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View Full Version : Sic "Is it Becoz I is ............"?


alwayzinit
1st Oct 2016, 10:52
"West African soldier sues MoD over severe cold during military exercise"

So by our brave boy's logic those of us from the cooler climes should be excused duty where it's hot?

http://www.telegraph.co.uk/news/2016/10/01/west-african-soldier-sues-mod-over-severe-cold-during-military-e/

fujii
1st Oct 2016, 11:16
Climes, not climbs.

Cazalet33
1st Oct 2016, 15:33
According to the MoD (https://www.gov.uk/government/publications/armed-forces-compensation/armed-forces-compensation-what-you-need-to-know):

You can claim for any injury or illness which has been sustained as a result of service. Claims can range from relatively minor fractures to amputations and other more serious conditions, including mental disorders. You can submit a claim for any injury or illness which occurs while you are participating in a service related activity. This includes Adventurous Training (AT), physical exercise and organised sport, for example inter-service athletics.

Is there a reason why this guy should not be allowed to claim?

Is it coz he is black that his claim gets into the headlines? If he'd been a white boy from kinEssex, would this thread have been started?

Fareastdriver
1st Oct 2016, 15:50
"White boy from kinEssex soldier sues MoD over severe cold during military exercise"

Yes, it would.

Tankertrashnav
1st Oct 2016, 17:01
There was a bloke on our nav course who was airsick on virtually every flight. This in a Varsity trundling around straight and level. He obviously missed a trick by not suing the MOD for the discomfort he felt!

Seriously though - what the heck is the country coming to when a squaddy can sue the army because he got a cold :ugh: I think this is the sort of thing our new common sense, no-nonsense PM could have a look at and stamp out.

G-CPTN
1st Oct 2016, 17:19
I don't think he caught a cold - he was just cold.

VP959
1st Oct 2016, 17:20
The "claim culture" thing with the services started a long time ago. Like many, I suffered from long-term back problems as a consequence of a lot of hours in the back of Seakings, and, IIRC, there was talk of some putting together a claim for injury compensation back in the 1980's. To some extent I can understand it, as there was a pretty violent vertical acceleration in the transition at times, enough to make your eyeballs unable to stay focussed (someone once told me it was a resonance problem, not sure how true that it). I was fortunate, in that despite spending a couple of thousand hours in the back my back problems went away when I shifted to working in other types. I did know one former Observer whose back injury was so severe as to get him pensioned off, though, and everyone I knew who flew in the back of the things at that time seemed to have back problems.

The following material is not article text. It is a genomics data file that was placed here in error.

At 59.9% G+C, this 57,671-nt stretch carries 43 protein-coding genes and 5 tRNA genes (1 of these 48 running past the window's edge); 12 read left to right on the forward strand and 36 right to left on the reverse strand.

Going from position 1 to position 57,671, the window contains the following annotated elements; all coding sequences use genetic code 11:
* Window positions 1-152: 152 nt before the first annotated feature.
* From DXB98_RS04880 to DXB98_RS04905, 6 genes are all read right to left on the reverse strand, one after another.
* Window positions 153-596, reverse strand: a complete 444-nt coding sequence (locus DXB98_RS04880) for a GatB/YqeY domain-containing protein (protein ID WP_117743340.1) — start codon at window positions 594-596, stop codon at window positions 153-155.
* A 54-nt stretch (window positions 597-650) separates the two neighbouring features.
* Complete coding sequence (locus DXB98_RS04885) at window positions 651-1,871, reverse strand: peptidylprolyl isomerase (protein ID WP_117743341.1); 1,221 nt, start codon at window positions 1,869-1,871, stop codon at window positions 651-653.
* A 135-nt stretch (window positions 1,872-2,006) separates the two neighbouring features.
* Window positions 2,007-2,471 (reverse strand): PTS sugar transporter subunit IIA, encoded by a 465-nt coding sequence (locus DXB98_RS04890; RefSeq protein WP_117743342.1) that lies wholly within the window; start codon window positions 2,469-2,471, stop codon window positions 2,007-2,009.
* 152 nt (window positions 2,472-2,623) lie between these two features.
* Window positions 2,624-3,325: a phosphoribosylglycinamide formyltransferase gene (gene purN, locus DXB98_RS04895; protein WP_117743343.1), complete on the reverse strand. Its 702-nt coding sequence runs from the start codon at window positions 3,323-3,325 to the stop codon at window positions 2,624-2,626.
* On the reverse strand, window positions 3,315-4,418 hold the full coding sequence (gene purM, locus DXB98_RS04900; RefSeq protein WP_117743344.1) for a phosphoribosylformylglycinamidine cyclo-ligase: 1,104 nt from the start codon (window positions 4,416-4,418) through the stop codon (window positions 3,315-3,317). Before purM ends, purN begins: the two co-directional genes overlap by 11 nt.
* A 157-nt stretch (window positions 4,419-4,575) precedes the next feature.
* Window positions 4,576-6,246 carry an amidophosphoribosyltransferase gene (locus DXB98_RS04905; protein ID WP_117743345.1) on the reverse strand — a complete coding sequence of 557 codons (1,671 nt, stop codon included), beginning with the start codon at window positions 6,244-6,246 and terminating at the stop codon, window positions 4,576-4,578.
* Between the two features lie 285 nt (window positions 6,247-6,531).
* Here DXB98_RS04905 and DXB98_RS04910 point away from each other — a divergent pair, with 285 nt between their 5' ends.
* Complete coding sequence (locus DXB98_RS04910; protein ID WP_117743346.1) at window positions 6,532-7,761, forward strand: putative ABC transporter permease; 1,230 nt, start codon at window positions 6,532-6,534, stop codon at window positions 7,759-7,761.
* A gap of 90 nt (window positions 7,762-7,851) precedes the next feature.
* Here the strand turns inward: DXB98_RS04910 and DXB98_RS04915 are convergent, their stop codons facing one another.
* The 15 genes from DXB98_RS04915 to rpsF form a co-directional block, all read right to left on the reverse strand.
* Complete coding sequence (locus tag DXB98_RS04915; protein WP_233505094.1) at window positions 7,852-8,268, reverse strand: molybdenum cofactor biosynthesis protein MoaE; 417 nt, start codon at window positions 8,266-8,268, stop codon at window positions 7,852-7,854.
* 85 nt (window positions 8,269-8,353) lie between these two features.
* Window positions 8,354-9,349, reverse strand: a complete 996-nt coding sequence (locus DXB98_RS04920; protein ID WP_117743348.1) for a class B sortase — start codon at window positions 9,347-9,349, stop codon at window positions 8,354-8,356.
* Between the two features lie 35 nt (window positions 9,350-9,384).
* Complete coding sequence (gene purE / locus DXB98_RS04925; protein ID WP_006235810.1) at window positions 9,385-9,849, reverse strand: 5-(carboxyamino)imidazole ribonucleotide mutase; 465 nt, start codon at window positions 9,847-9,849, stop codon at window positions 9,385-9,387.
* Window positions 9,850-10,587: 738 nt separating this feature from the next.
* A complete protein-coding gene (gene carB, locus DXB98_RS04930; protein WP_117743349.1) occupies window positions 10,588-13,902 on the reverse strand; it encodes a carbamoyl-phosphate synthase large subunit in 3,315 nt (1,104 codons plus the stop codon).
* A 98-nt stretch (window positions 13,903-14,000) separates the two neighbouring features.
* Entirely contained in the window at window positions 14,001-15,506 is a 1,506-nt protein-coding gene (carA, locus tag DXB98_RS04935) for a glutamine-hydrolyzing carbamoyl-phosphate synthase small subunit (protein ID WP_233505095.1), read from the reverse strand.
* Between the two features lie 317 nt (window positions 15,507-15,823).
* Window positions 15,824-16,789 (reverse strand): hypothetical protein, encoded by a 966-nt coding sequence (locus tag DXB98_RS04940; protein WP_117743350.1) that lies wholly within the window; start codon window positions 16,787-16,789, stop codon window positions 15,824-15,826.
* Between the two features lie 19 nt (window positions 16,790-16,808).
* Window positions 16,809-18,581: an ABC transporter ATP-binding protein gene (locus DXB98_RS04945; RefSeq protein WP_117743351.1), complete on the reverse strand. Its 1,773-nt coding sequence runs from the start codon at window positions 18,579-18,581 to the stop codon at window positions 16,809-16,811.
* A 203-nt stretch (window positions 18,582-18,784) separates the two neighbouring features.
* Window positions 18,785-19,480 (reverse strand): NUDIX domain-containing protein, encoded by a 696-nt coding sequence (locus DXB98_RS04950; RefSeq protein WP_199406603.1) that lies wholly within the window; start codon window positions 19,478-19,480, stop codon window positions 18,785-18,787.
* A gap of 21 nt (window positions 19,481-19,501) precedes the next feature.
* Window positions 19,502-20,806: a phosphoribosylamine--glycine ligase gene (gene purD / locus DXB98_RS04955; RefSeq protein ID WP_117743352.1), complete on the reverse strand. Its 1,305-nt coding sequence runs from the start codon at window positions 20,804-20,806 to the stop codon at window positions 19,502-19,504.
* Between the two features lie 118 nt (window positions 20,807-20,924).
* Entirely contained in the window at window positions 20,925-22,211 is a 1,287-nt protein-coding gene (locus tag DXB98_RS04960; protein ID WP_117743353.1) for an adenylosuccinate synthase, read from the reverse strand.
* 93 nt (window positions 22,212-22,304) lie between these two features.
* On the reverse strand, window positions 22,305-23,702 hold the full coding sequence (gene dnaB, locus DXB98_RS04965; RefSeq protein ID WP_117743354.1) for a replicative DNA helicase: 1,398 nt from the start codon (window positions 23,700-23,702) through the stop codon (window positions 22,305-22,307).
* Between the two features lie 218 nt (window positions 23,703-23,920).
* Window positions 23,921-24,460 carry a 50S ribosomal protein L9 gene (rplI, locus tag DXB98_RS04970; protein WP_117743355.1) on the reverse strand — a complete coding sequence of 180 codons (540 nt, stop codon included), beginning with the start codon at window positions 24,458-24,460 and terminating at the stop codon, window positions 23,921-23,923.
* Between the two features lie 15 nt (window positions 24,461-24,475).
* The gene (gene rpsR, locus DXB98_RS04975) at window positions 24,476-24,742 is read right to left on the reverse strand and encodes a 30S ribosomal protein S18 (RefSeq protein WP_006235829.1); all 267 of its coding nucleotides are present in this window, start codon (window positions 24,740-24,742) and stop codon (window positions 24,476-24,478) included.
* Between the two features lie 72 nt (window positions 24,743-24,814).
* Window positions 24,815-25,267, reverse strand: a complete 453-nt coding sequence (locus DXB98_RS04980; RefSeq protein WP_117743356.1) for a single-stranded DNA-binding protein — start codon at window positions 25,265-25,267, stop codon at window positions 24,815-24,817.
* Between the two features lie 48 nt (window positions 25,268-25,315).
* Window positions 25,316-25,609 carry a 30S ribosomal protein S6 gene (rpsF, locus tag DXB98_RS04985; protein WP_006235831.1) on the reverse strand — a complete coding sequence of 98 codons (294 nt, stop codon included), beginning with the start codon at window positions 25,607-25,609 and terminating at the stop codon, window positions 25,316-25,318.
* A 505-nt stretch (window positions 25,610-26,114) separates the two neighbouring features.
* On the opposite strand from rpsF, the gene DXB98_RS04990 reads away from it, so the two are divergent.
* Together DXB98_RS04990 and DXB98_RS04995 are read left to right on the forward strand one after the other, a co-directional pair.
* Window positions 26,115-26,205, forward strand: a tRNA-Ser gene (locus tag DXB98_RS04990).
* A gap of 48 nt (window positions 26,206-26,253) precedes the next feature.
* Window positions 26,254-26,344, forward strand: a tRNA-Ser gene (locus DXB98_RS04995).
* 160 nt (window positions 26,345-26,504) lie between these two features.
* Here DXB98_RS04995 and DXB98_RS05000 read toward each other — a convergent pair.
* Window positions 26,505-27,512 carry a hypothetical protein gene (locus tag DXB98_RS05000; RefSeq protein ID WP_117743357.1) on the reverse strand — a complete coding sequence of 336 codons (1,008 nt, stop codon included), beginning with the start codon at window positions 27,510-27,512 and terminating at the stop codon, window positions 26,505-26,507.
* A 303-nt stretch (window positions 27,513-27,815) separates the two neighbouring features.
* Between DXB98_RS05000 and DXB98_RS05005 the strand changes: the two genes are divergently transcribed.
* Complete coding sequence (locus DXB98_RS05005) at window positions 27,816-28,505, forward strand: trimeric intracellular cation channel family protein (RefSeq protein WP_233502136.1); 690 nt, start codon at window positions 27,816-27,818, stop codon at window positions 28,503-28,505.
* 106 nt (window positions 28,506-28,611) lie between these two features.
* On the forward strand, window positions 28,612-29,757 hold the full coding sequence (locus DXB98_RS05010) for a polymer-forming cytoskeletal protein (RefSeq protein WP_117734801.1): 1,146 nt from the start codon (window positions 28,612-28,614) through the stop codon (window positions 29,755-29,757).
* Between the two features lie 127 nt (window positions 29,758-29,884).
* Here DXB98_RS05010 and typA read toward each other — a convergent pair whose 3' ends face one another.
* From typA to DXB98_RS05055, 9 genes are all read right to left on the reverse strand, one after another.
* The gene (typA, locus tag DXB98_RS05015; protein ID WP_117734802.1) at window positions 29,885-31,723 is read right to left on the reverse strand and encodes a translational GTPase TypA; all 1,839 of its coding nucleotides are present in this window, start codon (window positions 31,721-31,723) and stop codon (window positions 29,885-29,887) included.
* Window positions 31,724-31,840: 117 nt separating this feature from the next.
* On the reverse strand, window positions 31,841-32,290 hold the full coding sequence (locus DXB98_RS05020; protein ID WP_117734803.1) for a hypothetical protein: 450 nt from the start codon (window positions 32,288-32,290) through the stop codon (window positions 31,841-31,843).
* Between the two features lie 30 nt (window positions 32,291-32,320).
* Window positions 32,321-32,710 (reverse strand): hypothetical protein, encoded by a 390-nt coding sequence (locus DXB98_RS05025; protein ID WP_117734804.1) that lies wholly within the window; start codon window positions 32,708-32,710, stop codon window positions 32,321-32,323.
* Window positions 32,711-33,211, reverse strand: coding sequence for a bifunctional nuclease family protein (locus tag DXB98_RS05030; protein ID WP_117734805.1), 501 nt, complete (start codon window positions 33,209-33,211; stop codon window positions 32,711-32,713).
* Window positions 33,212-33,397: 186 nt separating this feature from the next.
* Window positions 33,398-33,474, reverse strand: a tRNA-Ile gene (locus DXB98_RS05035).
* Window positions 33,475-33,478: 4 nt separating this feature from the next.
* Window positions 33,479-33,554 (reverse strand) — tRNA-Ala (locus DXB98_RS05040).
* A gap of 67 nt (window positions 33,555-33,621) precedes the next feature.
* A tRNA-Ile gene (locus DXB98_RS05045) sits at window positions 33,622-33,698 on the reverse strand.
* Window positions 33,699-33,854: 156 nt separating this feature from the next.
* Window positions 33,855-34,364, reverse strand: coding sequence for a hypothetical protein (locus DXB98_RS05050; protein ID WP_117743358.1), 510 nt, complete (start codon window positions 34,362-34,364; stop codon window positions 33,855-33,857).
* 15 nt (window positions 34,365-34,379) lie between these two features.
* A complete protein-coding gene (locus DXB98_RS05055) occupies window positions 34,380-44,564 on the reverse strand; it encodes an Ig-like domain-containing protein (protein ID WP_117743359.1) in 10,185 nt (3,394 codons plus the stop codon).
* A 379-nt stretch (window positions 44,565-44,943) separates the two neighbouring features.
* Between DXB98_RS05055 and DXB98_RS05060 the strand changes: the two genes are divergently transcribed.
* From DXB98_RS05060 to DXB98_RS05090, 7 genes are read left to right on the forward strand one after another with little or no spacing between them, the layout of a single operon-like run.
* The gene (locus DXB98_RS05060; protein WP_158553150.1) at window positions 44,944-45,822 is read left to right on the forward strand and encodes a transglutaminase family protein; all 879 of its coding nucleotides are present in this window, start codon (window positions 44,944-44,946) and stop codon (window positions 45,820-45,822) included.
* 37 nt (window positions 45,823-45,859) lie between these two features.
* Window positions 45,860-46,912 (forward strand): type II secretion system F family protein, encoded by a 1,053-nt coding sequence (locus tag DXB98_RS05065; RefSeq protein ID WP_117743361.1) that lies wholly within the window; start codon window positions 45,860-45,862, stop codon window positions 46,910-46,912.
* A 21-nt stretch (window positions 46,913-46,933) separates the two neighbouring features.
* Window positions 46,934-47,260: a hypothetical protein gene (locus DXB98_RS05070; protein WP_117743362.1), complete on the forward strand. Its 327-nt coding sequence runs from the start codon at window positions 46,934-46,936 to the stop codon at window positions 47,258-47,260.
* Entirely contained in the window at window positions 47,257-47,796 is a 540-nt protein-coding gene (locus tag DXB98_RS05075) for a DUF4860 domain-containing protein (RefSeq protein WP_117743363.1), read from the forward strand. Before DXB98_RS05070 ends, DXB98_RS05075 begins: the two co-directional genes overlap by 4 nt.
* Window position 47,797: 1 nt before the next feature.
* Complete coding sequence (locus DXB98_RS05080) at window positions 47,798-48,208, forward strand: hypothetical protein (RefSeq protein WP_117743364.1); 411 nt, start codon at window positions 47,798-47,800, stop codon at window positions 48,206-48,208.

This chaps claim seems to be based on the supposition that, being of West African origin makes him physiologically more susceptible to cold weather. I've no idea whether that is a valid claim or not. My guess would be that wherever we come from we can all acclimatise to a wide range of climates. If there is some sort of genetic predisposition to cold weather injury, then perhaps someone should have highlighted that as a risk that he would have to accept when he signed up. It's a bit like a situation I found myself in, years ago, when, as a civvy, I did an attachment to a front line unit, and signed to agree to be under military regs for the duration. On day two of interrogation, during the aircrew escape and evasion course (having been caught, stripped naked and held in a cell, doused with cold water, kept awake with loud music, made to stand on my toes, leaning against the wall with my fingers, etc, etc) I "lost it" and yelled that I wanted out. I was shown the bit of paper I'd signed and told in no uncertain terms that the Commandos that had captured me could do what they wanted, and I no longer had any rights......................